Chapter 3 – Interprofessional Communication in Nursing

Interprofessional Communication and Collaboration

Interprofessional communication is a fundamental component of interprofessional collaboration. Effective interprofessional collaboration fosters effective teamwork among members of an interprofessional client care team to optimize client outcomes (Canadian Interprofessional Health Collaborative, 2010), ensuring that clients are safe throughout the healthcare system (Canadian Nurses Association, n.d.a.).

Because of the significance of interprofessional collaboration, the Canadian Interprofessional Health Collaborative has developed a National Interprofessional Competency Framework, as shown in Figure 3.3.


Figure 3.3: National Interprofessional Competency Framework (displayed here with permission from Canadian Interprofessional Health Collaborative, 2010)


As shown in Figure 3.3, six interdependent competency domains have been identified to achieve the goal of interprofessional collaboration (Canadian Interprofessional Health Collaborative, 2010). These are defined as the “knowledge, skills, attitudes, and values that shape the judgements essential for interprofessional practice” (Canadian Interprofessional Health Collaborative, 2010, pg. 9) and include:

  1. Interprofessional communication
  2. Patient/client/family/community-centred care
  3. Role clarification
  4. Team functioning
  5. Interprofessional conflict resolution
  6. Collaborative leadership

The first two competencies have a strong influencing role in all healthcare situations, so as shown in the figure, they encircle the other four competencies. This framework can assist you in contributing to effective healthcare team functioning with a focus on communication and working together collaboratively.

This chapter focuses specifically on the competency domain of interprofessional communication. This plays a central role in interprofessional collaboration because it supports the other five competency domains (Canadian Interprofessional Health Collaborative, 2010).

To fulfill the interprofessional communication competency, nurses and all healthcare professionals must develop the capacity to “communicate with each other in a collaborative, responsive and responsible manner” (Canadian Interprofessional Health Collaborative, 2010, p. 16). This means that each healthcare professional is responsible for engaging in effective communication in the specific clinical and interprofessional context in respectful, explicit, and clear ways (Lyndon et al., 2011). It is important to actively respond to the perspectives of everyone involved, including the client and other healthcare professionals. Table 3.2 presents strategies for effective interprofessional communication, adapted from the Canadian Interprofessional Health Collaborative.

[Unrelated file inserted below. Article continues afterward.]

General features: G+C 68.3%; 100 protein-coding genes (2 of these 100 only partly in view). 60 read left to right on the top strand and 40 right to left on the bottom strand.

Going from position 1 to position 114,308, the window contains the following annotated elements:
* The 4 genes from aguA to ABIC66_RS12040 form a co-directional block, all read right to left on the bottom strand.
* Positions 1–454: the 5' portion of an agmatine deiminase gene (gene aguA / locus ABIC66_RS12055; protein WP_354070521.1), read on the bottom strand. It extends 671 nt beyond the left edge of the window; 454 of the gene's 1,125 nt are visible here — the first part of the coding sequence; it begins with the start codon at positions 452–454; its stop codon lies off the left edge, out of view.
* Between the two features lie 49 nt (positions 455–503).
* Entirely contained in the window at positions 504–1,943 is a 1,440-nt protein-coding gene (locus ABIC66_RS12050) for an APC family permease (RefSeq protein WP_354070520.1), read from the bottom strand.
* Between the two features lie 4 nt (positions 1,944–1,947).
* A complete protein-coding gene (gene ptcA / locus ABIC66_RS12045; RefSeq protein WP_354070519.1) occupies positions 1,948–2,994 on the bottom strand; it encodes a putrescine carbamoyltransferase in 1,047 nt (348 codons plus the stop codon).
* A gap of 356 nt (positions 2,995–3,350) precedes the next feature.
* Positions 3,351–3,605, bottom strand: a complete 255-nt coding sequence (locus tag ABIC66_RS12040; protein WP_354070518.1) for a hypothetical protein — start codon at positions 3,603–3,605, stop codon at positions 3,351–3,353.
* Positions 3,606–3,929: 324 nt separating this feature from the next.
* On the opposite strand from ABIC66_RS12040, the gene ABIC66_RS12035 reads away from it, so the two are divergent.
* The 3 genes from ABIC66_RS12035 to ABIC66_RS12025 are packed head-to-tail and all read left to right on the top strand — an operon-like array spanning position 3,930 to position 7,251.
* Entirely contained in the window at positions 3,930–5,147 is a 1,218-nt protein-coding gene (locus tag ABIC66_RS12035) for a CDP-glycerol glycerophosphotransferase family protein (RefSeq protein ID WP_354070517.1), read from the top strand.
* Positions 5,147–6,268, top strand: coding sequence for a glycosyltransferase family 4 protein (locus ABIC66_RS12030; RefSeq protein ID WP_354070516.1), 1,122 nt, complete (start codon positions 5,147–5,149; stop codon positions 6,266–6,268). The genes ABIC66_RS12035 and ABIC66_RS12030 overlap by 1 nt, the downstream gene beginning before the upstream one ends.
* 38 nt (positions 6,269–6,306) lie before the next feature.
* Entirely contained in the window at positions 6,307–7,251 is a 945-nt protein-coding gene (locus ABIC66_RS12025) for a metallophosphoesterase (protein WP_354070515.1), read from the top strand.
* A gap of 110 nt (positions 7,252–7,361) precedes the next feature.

Table 3.2: Strategies for effective interprofessional communication


Example and explanation

“Establish teamwork communication principles” (p.16).

Example: Each homecare agency has set procedures for homecare nurses to assess heart failure clients daily through remote monitoring of vital signs, weight, intake, and output. The client may tell the nurse that they have gained a couple of pounds this week. When significant changes like sudden weight gain arise, the nurse would submit a standardized electronic form to a clerk at a cardiac outpatient clinic. The cardiologist and nurse practitioner are then immediately alerted to the request for consultation and follow-up by phone with the client’s homecare agency nurse. This ensures that unforeseen changes in client status are managed appropriately and in a timely manner.

Explanation: A clear set of communication principles and procedures is important for healthcare teams that work closely together and depend on each other. These types of principles and procedures can foster open and creative discussions, recognition and appreciation of each person’s role and contribution, as well as transparency in decision-making.

“Actively listen to other team members” (p. 16).

Example: A client is having trouble eating. The following conversation may occur.

Dietician: “Let’s provide the client pureed foods to help with swallowing and reduce risks of choking.”

Nurse: “I agree. I have noticed that the client needs to sit up straight and he takes a long time to chew. I will arrange for a pureed diet, should we also thicken any fluids?”